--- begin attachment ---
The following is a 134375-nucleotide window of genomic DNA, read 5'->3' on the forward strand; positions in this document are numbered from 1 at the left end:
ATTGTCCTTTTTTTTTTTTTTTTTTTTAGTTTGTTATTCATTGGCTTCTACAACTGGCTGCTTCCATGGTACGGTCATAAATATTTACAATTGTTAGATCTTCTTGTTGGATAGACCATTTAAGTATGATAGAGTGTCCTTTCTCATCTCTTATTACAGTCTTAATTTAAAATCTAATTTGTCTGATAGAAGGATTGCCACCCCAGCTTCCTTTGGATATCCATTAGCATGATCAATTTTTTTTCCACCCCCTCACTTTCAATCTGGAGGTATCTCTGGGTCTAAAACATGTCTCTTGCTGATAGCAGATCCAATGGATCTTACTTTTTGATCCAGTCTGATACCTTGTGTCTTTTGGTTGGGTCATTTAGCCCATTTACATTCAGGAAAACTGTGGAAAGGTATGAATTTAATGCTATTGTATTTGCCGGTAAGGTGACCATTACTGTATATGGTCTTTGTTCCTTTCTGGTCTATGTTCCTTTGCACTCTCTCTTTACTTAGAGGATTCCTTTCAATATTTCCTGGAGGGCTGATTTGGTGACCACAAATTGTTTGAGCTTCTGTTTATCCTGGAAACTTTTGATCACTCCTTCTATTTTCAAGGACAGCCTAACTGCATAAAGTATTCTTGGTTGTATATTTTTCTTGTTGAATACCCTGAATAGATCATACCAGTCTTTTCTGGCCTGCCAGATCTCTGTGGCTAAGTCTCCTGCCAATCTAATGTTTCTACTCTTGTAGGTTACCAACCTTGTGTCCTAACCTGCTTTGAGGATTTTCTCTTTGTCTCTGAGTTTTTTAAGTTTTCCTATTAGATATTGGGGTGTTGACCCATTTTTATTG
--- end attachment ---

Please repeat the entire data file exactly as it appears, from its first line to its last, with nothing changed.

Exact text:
The following is a 134375-nucleotide window of genomic DNA, read 5'->3' on the forward strand; positions in this document are numbered from 1 at the left end:
ATTGTCCTTTTTTTTTTTTTTTTTTTTAGTTTGTTATTCATTGGCTTCTACAACTGGCTGCTTCCATGGTACGGTCATAAATATTTACAATTGTTAGATCTTCTTGTTGGATAGACCATTTAAGTATGATAGAGTGTCCTTTCTCATCTCTTATTACAGTCTTAATTTAAAATCTAATTTGTCTGATAGAAGGATTGCCACCCCAGCTTCCTTTGGATATCCATTAGCATGATCAATTTTTTTTCCACCCCCTCACTTTCAATCTGGAGGTATCTCTGGGTCTAAAACATGTCTCTTGCTGATAGCAGATCCAATGGATCTTACTTTTTGATCCAGTCTGATACCTTGTGTCTTTTGGTTGGGTCATTTAGCCCATTTACATTCAGGAAAACTGTGGAAAGGTATGAATTTAATGCTATTGTATTTGCCGGTAAGGTGACCATTACTGTATATGGTCTTTGTTCCTTTCTGGTCTATGTTCCTTTGCACTCTCTCTTTACTTAGAGGATTCCTTTCAATATTTCCTGGAGGGCTGATTTGGTGACCACAAATTGTTTGAGCTTCTGTTTATCCTGGAAACTTTTGATCACTCCTTCTATTTTCAAGGACAGCCTAACTGCATAAAGTATTCTTGGTTGTATATTTTTCTTGTTGAATACCCTGAATAGATCATACCAGTCTTTTCTGGCCTGCCAGATCTCTGTGGCTAAGTCTCCTGCCAATCTAATGTTTCTACTCTTGTAGGTTACCAACCTTGTGTCCTAACCTGCTTTGAGGATTTTCTCTTTGTCTCTGAGTTTTTTAAGTTTTCCTATTAGATATTGGGGTGTTGACCCATTTTTATTG